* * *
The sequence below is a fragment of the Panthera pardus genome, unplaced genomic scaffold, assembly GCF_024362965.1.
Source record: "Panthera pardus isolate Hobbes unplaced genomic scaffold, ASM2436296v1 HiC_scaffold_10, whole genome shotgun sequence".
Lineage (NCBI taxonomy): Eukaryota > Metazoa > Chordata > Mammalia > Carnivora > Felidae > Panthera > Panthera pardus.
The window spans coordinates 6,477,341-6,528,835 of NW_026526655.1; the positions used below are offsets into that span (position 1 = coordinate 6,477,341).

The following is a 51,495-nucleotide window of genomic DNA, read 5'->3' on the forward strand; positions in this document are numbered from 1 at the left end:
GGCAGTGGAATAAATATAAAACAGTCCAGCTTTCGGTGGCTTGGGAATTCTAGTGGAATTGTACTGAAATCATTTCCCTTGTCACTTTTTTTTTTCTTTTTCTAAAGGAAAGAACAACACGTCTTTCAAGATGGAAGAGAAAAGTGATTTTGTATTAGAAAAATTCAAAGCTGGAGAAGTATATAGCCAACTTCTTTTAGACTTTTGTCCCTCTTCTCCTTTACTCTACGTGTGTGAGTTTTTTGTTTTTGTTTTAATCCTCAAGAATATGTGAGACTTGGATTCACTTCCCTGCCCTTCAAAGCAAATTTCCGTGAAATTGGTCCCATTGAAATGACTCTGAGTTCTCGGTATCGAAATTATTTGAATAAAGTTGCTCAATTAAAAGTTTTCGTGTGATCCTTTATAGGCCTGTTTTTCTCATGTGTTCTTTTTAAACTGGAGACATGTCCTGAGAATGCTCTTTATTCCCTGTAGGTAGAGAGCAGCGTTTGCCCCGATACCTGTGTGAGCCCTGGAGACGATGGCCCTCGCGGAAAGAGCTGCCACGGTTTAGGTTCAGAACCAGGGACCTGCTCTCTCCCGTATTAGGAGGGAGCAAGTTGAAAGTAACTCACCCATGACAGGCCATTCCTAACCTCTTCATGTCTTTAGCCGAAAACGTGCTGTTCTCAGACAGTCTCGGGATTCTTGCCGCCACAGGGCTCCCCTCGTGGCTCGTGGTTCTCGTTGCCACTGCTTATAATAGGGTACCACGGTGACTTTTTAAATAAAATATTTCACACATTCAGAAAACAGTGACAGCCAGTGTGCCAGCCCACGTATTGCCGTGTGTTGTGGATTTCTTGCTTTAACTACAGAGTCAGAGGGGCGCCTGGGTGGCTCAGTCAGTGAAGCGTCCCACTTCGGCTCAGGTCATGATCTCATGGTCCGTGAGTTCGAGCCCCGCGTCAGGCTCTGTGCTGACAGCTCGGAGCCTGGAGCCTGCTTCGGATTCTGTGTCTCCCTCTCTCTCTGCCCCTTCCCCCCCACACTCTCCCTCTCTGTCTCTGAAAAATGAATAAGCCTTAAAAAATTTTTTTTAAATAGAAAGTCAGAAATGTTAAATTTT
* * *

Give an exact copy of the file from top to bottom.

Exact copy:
The sequence below is a fragment of the Panthera pardus genome, unplaced genomic scaffold, assembly GCF_024362965.1.
Source record: "Panthera pardus isolate Hobbes unplaced genomic scaffold, ASM2436296v1 HiC_scaffold_10, whole genome shotgun sequence".
Lineage (NCBI taxonomy): Eukaryota > Metazoa > Chordata > Mammalia > Carnivora > Felidae > Panthera > Panthera pardus.
The window spans coordinates 6,477,341-6,528,835 of NW_026526655.1; the positions used below are offsets into that span (position 1 = coordinate 6,477,341).

The following is a 51,495-nucleotide window of genomic DNA, read 5'->3' on the forward strand; positions in this document are numbered from 1 at the left end:
GGCAGTGGAATAAATATAAAACAGTCCAGCTTTCGGTGGCTTGGGAATTCTAGTGGAATTGTACTGAAATCATTTCCCTTGTCACTTTTTTTTTTCTTTTTCTAAAGGAAAGAACAACACGTCTTTCAAGATGGAAGAGAAAAGTGATTTTGTATTAGAAAAATTCAAAGCTGGAGAAGTATATAGCCAACTTCTTTTAGACTTTTGTCCCTCTTCTCCTTTACTCTACGTGTGTGAGTTTTTTGTTTTTGTTTTAATCCTCAAGAATATGTGAGACTTGGATTCACTTCCCTGCCCTTCAAAGCAAATTTCCGTGAAATTGGTCCCATTGAAATGACTCTGAGTTCTCGGTATCGAAATTATTTGAATAAAGTTGCTCAATTAAAAGTTTTCGTGTGATCCTTTATAGGCCTGTTTTTCTCATGTGTTCTTTTTAAACTGGAGACATGTCCTGAGAATGCTCTTTATTCCCTGTAGGTAGAGAGCAGCGTTTGCCCCGATACCTGTGTGAGCCCTGGAGACGATGGCCCTCGCGGAAAGAGCTGCCACGGTTTAGGTTCAGAACCAGGGACCTGCTCTCTCCCGTATTAGGAGGGAGCAAGTTGAAAGTAACTCACCCATGACAGGCCATTCCTAACCTCTTCATGTCTTTAGCCGAAAACGTGCTGTTCTCAGACAGTCTCGGGATTCTTGCCGCCACAGGGCTCCCCTCGTGGCTCGTGGTTCTCGTTGCCACTGCTTATAATAGGGTACCACGGTGACTTTTTAAATAAAATATTTCACACATTCAGAAAACAGTGACAGCCAGTGTGCCAGCCCACGTATTGCCGTGTGTTGTGGATTTCTTGCTTTAACTACAGAGTCAGAGGGGCGCCTGGGTGGCTCAGTCAGTGAAGCGTCCCACTTCGGCTCAGGTCATGATCTCATGGTCCGTGAGTTCGAGCCCCGCGTCAGGCTCTGTGCTGACAGCTCGGAGCCTGGAGCCTGCTTCGGATTCTGTGTCTCCCTCTCTCTCTGCCCCTTCCCCCCCACACTCTCCCTCTCTGTCTCTGAAAAATGAATAAGCCTTAAAAAATTTTTTTTAAATAGAAAGTCAGAAATGTTAAATTTT